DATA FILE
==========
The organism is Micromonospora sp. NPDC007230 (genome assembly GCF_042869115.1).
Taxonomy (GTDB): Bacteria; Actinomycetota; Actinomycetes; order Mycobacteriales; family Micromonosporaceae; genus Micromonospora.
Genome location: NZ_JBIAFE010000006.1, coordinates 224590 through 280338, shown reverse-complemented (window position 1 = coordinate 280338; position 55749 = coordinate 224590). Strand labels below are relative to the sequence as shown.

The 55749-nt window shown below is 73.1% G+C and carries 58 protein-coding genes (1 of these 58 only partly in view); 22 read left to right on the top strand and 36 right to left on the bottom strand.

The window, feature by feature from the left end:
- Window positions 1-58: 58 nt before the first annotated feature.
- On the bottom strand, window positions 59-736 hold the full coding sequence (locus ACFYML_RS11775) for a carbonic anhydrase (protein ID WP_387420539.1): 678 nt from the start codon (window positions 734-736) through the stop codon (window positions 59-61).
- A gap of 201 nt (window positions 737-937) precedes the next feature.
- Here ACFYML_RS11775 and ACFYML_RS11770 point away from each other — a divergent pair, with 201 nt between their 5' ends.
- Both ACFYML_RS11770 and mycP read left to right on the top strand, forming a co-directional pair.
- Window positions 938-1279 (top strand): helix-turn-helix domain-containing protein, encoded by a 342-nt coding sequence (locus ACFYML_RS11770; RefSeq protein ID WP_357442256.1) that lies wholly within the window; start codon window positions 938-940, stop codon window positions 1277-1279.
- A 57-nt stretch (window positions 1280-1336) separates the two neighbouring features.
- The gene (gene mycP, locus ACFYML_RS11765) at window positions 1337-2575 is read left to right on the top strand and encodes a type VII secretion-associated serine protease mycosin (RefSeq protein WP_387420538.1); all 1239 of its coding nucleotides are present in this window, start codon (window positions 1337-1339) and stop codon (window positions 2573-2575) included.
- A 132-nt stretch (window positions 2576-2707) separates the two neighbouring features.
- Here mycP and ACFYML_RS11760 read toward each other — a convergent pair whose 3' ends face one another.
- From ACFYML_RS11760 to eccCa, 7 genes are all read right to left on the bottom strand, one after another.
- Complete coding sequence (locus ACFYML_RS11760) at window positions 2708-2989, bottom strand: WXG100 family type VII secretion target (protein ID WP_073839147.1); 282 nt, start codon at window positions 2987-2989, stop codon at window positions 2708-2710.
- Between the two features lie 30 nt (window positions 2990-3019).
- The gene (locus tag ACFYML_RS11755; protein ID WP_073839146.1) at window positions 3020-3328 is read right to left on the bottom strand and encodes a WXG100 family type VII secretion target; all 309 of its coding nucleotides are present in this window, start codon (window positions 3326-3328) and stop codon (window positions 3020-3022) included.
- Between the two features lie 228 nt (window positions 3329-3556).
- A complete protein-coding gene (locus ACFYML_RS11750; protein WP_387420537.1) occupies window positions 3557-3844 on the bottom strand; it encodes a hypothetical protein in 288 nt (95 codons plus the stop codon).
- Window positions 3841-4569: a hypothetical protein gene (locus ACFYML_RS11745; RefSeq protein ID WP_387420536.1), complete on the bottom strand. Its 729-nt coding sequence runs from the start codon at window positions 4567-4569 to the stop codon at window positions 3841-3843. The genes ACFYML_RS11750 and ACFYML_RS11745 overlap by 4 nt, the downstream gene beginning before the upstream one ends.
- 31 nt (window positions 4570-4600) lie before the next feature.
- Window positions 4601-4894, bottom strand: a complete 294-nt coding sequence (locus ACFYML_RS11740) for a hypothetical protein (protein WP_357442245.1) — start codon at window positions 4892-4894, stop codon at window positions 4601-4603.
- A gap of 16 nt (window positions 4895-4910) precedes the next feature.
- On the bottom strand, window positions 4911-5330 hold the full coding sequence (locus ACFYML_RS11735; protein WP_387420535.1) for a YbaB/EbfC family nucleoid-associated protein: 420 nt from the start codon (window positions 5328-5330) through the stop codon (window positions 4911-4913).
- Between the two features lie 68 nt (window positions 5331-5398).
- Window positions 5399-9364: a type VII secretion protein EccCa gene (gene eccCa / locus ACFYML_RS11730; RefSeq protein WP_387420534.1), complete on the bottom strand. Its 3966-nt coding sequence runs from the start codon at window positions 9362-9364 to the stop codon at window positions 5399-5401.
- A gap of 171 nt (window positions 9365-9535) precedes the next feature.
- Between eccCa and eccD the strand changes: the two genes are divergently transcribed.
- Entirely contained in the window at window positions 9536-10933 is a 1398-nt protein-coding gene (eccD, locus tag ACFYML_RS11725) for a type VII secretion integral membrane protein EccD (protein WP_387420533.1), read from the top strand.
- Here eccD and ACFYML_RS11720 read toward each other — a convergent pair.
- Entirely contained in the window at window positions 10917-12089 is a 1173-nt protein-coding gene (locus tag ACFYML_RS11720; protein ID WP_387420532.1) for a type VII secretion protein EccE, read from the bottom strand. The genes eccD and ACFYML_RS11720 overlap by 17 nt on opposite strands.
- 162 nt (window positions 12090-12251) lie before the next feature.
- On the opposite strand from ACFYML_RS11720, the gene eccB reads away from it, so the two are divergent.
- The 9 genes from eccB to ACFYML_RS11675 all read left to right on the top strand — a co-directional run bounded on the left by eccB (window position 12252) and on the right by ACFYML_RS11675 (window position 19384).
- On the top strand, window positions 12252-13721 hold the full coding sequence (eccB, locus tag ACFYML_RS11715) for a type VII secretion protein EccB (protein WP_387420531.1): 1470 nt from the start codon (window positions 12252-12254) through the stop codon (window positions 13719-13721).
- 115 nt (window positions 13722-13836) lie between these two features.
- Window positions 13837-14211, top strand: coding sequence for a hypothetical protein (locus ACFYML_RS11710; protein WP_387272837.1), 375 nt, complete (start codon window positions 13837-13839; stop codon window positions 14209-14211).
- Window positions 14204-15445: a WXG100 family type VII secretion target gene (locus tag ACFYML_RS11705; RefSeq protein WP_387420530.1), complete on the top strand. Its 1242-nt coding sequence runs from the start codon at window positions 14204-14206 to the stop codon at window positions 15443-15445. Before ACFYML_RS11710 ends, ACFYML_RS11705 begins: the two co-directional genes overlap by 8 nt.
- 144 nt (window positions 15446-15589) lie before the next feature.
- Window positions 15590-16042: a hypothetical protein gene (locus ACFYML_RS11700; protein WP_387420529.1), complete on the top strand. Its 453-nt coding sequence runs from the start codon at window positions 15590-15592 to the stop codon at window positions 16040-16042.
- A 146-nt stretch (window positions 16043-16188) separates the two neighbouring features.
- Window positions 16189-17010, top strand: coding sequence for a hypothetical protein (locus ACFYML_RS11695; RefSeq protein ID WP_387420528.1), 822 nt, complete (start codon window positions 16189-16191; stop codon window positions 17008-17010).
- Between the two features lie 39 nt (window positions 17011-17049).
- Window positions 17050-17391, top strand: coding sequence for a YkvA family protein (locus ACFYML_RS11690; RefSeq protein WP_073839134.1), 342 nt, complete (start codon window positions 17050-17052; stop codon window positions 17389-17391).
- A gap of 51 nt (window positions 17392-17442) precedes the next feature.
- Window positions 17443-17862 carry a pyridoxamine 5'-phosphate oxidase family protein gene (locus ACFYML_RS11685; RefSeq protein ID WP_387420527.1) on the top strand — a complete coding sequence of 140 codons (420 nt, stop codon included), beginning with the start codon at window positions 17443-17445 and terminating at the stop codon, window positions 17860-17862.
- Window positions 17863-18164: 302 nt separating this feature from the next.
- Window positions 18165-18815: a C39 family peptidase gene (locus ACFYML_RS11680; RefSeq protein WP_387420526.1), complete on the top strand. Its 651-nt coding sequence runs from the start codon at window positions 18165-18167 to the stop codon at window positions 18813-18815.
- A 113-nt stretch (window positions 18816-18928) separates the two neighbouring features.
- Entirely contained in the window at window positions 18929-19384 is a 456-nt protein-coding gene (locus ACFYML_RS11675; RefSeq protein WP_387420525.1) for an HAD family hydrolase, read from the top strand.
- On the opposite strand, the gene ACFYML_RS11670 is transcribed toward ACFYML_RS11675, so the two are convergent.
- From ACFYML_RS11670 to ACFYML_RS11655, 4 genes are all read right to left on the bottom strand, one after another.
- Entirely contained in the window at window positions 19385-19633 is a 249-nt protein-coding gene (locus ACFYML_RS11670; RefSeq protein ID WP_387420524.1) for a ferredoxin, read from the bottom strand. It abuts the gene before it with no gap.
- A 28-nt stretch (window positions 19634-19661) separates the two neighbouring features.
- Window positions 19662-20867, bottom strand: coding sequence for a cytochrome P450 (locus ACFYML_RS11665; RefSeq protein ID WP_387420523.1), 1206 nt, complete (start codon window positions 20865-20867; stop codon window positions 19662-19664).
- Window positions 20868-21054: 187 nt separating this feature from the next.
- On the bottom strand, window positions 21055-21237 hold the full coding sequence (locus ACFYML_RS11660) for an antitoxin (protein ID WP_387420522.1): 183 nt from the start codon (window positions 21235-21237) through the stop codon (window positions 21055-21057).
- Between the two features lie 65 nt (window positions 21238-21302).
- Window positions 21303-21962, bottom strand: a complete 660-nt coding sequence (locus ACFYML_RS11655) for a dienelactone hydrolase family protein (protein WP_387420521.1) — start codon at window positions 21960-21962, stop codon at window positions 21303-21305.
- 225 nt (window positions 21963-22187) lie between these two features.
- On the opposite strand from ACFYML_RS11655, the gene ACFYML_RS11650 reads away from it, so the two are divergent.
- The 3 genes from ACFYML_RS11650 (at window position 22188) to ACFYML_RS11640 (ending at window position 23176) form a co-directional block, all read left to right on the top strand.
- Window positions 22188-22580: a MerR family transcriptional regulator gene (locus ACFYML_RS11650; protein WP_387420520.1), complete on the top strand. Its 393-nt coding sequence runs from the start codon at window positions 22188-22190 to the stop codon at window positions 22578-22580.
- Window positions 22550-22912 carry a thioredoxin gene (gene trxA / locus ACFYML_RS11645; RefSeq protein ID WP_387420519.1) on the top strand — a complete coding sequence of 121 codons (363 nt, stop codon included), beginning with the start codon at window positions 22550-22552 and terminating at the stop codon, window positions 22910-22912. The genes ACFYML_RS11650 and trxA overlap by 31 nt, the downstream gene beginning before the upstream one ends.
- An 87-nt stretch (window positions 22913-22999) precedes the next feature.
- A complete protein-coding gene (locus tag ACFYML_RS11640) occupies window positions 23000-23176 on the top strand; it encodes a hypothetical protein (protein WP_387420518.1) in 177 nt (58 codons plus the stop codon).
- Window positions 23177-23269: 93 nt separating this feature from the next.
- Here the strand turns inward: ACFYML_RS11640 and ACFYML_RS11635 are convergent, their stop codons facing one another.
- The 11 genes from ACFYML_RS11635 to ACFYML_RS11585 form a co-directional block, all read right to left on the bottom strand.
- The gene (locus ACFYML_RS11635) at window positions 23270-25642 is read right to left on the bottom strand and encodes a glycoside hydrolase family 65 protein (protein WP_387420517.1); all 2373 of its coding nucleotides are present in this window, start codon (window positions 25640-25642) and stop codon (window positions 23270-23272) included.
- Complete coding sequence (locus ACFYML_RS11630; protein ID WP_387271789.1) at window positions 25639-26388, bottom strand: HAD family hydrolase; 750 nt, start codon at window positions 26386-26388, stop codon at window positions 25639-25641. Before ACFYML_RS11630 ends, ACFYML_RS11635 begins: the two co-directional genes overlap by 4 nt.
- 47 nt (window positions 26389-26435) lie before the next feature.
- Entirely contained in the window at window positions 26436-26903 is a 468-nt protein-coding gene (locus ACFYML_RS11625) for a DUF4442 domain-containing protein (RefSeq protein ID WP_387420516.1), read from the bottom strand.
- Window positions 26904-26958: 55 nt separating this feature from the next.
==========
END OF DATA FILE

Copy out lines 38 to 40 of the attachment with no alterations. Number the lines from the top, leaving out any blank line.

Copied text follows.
- 115 nt (window positions 13722-13836) lie between these two features.
- Window positions 13837-14211, top strand: coding sequence for a hypothetical protein (locus ACFYML_RS11710; protein WP_387272837.1), 375 nt, complete (start codon window positions 13837-13839; stop codon window positions 14209-14211).
- Window positions 14204-15445: a WXG100 family type VII secretion target gene (locus tag ACFYML_RS11705; RefSeq protein WP_387420530.1), complete on the top strand. Its 1242-nt coding sequence runs from the start codon at window positions 14204-14206 to the stop codon at window positions 15443-15445. Before ACFYML_RS11710 ends, ACFYML_RS11705 begins: the two co-directional genes overlap by 8 nt.